It can be frightening when your child wakes up in the middle of the night with a fever, but fever is actually an important part of the body’s immune system. It is almost always a sign that the body is responding to and fighting off a bacterial or viral infection.
Fevers Fight Illness
Bacteria and viruses that cause illness prefer to live at usual body temperature. Therefore, the body increases its temperature to create a more hostile environment for the bacteria or virus causing the infection.
Higher body temperatures weaken the infectious agent and help the body’s immune system more effectively fight off the infection. The body raises temperature through shivering, limiting blood flow to hands and feet, and increasing energy use inside the body.
Should Parents Wait to Treat a Fever?
Because fever is an important part of the body’s immune system, parents do not need to immediately treat a fever. Parents should really treat the child instead of the fever, so if a child is fussy, acts weak or tired, or feels uncomfortable, parents should take steps to help him or her feel better.
It’s important to remember that treating a fever does not treat the underlying infection and that giving a child fever-reducing medication is only a temporary measure that will decrease a child’s body temperature. The fever will return once the medication wears off until the body has successfully fought off the illness.
Do’s and Don’ts to Make Children More Comfortable
While fever is important in helping your child fight off an infection, it can make children feel uncomfortable. To treat the fever and make children feel more comfortable, parents can:
- Encourage plenty of fluids and rest. Dehydration is one of the main risks for children with a fever so parents need to ensure that the child is drinking adequate amounts of fluid.
- Use fever-reducing medications. Fever-reducing medications such as ibuprofen or acetaminophen are probably the most effective and safest way to treat a fever, but it is important for parents to give the correct dose of medication at the correct time interval. Correct dosing and schedule can be found on the packaging for the medication or can be obtained from the child's primary care provider. Some parents will try to alternate ibuprofen and acetaminophen, but it is better to choose one or the other.
Fever-reducing medications work by decreasing the signals to raise body temperature and, therefore, reduce the work the body would be doing to raise temperature.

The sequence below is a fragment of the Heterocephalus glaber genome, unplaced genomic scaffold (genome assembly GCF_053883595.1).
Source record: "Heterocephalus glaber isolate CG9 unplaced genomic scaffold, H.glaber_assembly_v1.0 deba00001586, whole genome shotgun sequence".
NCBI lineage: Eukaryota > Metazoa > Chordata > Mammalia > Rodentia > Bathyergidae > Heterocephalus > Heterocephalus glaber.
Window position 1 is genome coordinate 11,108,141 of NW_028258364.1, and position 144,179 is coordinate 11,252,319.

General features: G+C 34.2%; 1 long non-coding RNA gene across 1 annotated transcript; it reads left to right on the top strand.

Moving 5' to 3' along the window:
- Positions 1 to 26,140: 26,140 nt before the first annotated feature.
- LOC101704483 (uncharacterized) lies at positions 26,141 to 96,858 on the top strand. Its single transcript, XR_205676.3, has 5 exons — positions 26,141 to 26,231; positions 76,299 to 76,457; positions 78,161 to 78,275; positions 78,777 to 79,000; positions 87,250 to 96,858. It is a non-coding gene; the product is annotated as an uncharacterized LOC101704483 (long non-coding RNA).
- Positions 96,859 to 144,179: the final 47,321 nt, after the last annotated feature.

However, I do not recommend external techniques, such as removing clothing or cool baths, unless the child feels that these interventions make him or her feel better. Since the fever is generated by the body to raise body temperature, efforts to cool the body externally will actually make the body work harder to raise temperature and require the body to increase energy use. Can a High Fever Cause Brain Damage?
Parents tend to worry that a high fever can cause brain damage. Fever can be a sign of a serious infection that can cause damage to the brain or other organs, but that damage is usually caused by the infection and not by the fever.When to Visit Your Child’s Pediatrician or a Local Emergency Department
Any child with a fever, who doesn’t improve after being given a fever-reducing medication, not drinking liquids, not easily awoken, or acting strangely, should be seen by a doctor immediately. If a child aged 3-12 months is acting well, drinking normally, and comfortable (with or without fever-reducing medications), I usually recommend that parents wait at least 24 hours before deciding to visit the pediatrician, and 48 – 72 hours for older children.
Babies do not have well-developed immune systems and are at risk for serious bacterial infections. Any baby that is younger than 2 months of age with a temperature higher than 100.4°F should be taken to the Emergency Department
If an infant is 2 to 3 months old, with a temperature more than 100.4°F and acting well, parents can call their child’s pediatrician to decide whether the child needs to be seen immediately. Talk to Your Child’s Pediatrician
Talk to your child’s pediatrician to learn how to set your own guidelines on how to treat your child’s fever and when to take them to see a pediatrician.